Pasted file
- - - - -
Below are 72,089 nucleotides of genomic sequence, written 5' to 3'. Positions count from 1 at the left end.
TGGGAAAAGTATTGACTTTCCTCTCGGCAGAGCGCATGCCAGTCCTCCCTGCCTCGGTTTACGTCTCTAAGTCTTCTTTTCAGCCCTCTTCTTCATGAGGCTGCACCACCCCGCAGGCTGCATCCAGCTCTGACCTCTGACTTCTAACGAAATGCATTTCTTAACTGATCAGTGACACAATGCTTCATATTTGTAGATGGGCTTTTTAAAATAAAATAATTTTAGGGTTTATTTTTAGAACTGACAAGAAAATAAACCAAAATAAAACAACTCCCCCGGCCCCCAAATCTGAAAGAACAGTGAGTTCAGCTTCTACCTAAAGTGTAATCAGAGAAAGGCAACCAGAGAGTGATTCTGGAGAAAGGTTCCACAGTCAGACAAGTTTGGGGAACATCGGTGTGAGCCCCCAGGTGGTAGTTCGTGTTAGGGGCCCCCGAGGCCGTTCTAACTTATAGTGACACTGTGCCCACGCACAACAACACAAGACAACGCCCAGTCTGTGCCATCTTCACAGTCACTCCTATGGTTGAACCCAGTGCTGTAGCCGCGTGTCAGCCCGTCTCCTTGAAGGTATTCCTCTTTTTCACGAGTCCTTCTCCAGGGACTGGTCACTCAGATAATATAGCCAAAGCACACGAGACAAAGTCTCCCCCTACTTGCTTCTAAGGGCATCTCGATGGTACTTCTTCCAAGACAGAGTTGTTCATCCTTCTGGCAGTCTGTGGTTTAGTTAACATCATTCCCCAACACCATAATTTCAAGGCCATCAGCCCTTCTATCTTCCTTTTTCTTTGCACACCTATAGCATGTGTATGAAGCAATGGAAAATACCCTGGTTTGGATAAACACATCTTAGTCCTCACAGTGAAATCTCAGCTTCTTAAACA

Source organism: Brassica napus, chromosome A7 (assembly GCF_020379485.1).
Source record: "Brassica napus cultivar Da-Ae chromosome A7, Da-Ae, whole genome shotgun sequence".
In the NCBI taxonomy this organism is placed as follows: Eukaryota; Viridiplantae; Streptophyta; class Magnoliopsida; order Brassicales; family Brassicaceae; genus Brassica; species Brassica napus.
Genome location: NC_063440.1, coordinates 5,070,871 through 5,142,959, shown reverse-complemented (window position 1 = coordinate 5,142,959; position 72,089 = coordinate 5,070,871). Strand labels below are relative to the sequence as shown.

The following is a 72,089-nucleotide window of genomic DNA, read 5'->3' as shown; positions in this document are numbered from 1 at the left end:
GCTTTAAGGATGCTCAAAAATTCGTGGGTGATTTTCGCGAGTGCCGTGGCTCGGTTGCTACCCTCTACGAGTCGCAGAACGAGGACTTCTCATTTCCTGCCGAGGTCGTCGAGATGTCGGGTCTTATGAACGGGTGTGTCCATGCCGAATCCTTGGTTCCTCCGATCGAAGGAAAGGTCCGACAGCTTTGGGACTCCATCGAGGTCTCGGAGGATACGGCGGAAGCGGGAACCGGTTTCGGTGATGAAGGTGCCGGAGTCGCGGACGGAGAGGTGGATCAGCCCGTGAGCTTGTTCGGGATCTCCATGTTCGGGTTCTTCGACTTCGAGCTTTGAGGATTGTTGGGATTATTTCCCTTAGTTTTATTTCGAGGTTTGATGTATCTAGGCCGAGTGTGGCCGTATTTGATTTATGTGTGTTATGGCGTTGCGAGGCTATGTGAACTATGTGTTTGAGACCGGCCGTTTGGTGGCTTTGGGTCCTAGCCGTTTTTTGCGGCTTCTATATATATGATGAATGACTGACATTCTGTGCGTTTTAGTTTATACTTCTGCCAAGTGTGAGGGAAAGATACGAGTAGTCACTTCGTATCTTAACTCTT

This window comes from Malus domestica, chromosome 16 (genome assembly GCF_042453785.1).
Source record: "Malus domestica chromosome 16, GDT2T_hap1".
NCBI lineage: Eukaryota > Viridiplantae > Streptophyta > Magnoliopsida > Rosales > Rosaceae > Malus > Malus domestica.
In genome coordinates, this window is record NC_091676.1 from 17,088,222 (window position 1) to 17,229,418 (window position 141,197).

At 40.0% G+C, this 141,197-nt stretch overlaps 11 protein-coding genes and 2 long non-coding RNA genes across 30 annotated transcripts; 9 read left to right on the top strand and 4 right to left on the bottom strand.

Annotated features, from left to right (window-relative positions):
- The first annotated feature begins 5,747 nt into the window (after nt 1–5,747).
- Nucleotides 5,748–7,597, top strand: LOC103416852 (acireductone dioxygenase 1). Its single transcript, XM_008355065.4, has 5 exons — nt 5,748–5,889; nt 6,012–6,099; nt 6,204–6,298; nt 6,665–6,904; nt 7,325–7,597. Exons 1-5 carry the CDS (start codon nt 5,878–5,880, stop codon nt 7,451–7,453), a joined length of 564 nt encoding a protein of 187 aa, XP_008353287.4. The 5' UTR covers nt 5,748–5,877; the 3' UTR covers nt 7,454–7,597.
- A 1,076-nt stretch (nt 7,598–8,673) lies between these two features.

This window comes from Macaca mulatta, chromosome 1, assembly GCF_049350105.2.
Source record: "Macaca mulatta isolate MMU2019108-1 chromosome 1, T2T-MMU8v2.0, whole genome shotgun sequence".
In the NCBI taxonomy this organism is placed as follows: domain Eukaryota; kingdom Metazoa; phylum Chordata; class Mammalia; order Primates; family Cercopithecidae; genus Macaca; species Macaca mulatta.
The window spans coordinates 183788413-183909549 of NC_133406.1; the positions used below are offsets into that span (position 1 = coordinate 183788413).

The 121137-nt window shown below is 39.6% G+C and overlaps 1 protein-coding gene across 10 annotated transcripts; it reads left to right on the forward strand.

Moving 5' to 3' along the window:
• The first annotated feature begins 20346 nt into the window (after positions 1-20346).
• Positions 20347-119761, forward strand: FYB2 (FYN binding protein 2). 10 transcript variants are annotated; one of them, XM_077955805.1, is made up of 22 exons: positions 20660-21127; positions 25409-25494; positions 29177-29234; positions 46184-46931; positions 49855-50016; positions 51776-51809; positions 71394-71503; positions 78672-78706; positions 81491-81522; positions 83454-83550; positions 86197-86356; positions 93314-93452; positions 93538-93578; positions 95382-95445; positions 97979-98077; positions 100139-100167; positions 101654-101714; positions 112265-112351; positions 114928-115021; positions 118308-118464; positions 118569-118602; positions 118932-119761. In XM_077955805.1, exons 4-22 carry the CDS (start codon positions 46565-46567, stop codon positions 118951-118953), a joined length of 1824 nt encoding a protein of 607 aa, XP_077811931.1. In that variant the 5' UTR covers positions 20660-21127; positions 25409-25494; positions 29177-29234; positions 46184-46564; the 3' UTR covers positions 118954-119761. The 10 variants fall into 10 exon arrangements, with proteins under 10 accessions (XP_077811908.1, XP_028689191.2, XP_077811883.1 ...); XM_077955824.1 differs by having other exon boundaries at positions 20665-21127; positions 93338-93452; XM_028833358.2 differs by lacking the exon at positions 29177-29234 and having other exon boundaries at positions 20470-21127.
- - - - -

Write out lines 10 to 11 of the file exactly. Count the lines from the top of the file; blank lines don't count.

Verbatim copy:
Source record: "Malus domestica chromosome 16, GDT2T_hap1".
NCBI lineage: Eukaryota > Viridiplantae > Streptophyta > Magnoliopsida > Rosales > Rosaceae > Malus > Malus domestica.